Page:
Is Wall Street underestimating the likelihood that the banks will hold higher rates till the end of this year?

Wall Street

Is Wall Street underestimating the likelihood that the banks will hold higher rates till the end of this year?

Wall Street and the bond market opened higher Friday morning. Oil prices have increased, and gold is climbing. Next week, investors are expecting the release of the CPI report, which counts as a contributing factor in the Federal Reserve interest hike percentage.

Experts believe that consumer product prices will fall about 0.1% this month. The Federal Reserve is counting on more positive results along with a good job growth report past Friday.

According to Wall Street, the S&P 500 has gained 47 basis points, moving to 4:055.73 points. Tech stocks jumped by 201 basis points, making today’s gains the best of the past two weeks. As for the Dow Jones, its index increased by 1.04%.

The next two weeks will determine the likelihood of the interest rate hike, while the vast majority bet on a 75bps hike.

According to Bullard, the president of the Federal Reserve Bank of St. Louis, the probabilities of a three-quarters interest hike are high. Bullard noted that he is on the side of more aggressive interest hikes. He added that one good piece of data won’t change his mind because he was referring to last Friday’s strong job report. James Bullard thinks that the only way to tame inflation is to insist on their aggressive monetary policies, which include a third 75bp interest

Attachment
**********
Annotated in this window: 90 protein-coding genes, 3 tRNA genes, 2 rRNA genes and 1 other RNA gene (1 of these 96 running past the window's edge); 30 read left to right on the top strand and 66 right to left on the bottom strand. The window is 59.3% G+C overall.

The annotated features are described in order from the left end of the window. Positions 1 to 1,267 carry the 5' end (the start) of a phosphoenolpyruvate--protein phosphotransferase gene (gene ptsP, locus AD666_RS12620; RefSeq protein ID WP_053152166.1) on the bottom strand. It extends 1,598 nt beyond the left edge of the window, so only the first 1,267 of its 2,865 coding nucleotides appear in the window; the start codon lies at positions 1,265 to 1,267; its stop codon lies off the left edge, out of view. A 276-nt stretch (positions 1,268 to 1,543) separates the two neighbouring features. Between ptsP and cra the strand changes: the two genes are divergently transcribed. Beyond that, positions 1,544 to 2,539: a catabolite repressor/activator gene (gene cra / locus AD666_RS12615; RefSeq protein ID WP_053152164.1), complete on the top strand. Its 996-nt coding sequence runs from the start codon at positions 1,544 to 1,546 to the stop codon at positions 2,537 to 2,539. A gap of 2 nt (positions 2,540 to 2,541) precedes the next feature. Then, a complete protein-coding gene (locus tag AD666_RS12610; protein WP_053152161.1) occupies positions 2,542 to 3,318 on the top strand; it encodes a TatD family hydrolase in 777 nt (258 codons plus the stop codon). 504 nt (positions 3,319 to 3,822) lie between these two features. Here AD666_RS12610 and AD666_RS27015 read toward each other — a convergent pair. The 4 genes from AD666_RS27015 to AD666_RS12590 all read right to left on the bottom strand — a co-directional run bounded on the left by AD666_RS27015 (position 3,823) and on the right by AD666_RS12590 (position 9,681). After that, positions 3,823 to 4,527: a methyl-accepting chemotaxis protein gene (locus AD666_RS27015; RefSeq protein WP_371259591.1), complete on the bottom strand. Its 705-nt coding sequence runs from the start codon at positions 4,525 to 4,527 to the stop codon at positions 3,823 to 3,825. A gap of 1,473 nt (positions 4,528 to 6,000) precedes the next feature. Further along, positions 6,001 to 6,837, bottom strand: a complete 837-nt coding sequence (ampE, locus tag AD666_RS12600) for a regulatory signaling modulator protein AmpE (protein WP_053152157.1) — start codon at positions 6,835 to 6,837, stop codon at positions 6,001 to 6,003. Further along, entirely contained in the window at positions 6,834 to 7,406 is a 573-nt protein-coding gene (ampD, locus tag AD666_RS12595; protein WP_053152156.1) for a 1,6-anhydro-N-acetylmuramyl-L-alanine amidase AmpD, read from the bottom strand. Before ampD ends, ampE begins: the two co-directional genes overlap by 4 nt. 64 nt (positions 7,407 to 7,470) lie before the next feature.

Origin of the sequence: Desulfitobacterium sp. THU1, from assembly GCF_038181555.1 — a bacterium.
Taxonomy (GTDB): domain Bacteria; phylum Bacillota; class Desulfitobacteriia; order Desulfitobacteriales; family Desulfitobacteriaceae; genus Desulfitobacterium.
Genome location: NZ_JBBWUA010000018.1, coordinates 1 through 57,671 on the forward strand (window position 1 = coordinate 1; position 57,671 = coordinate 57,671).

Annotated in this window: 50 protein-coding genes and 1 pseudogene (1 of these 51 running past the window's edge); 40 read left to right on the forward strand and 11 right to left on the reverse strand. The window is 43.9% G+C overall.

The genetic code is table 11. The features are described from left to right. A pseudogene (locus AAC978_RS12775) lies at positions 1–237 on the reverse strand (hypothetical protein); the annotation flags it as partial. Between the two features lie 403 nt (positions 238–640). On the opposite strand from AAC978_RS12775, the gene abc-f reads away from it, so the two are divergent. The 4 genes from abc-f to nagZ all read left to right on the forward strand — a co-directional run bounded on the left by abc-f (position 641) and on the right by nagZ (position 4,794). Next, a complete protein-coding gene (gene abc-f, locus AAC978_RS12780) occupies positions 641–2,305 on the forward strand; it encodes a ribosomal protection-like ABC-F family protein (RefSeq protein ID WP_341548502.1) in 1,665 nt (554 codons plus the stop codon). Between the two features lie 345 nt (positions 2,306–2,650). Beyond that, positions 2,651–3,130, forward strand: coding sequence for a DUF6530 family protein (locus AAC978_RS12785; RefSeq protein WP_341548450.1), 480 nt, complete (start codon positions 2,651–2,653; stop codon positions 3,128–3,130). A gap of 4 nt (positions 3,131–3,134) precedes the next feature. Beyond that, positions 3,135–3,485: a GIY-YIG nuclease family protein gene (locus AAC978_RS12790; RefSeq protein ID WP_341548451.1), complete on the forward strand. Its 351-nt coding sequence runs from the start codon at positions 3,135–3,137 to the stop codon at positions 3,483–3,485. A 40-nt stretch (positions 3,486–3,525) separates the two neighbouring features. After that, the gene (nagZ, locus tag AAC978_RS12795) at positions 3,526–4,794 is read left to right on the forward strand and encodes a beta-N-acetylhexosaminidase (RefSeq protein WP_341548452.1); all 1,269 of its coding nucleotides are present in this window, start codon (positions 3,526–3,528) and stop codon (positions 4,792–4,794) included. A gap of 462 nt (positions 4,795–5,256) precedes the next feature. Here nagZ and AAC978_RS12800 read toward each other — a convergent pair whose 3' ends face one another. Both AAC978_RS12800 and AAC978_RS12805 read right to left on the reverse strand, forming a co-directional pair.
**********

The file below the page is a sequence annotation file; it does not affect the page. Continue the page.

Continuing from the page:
The Federal Reserve had increased its banks’ interest by three quarters for the past two months, June and July, and before by two quarters in March and April.

Bullard’s comments reinforced Jerome’s notes on his speech in Jackson Hole; the FED officials won’t shrink their monetary policy any time soon.

Bullard says that Wall Street and investors are underestimating the FED’s ability to keep increasing interest rates at a higher level.

There is one reason that explains why the FED officials are raising interest rates rapidly, and that reason is that the inflation pressure is closing in on them.

The next meeting is scheduled for September 20–21, when the officials are leaving for a 75bp points hike. But what does that mean for Wall Street?

Generally speaking, a 1% interest hike will usually result in an average 15%–20% decline in stock prices. On top of that, higher interest rates will result in lower yields on bonds. Since August 18, the 10-year bond yield in the United States has risen from 2.75% to around 3.3%.

Higher yield bonds are more likely to cause high mortgage rates and building costs. The U.S. homebuilding industry is already at the bottom, the lowest level over the past 20 years.

Basically, what higher interest rates are doing is causing sharp declines in the Wall Street index and a decline in home sales as well.

Another contributor to the FED’s official decision is energy costs, which are estimated to increase by 0.3% this month. The U.S. is still trying to resolve high energy bills as we head into the coldest season of the year.

From our reading of the data, it’s more likely that the FED officials will hold the higher interest rate level in the next year.

Written by Editor

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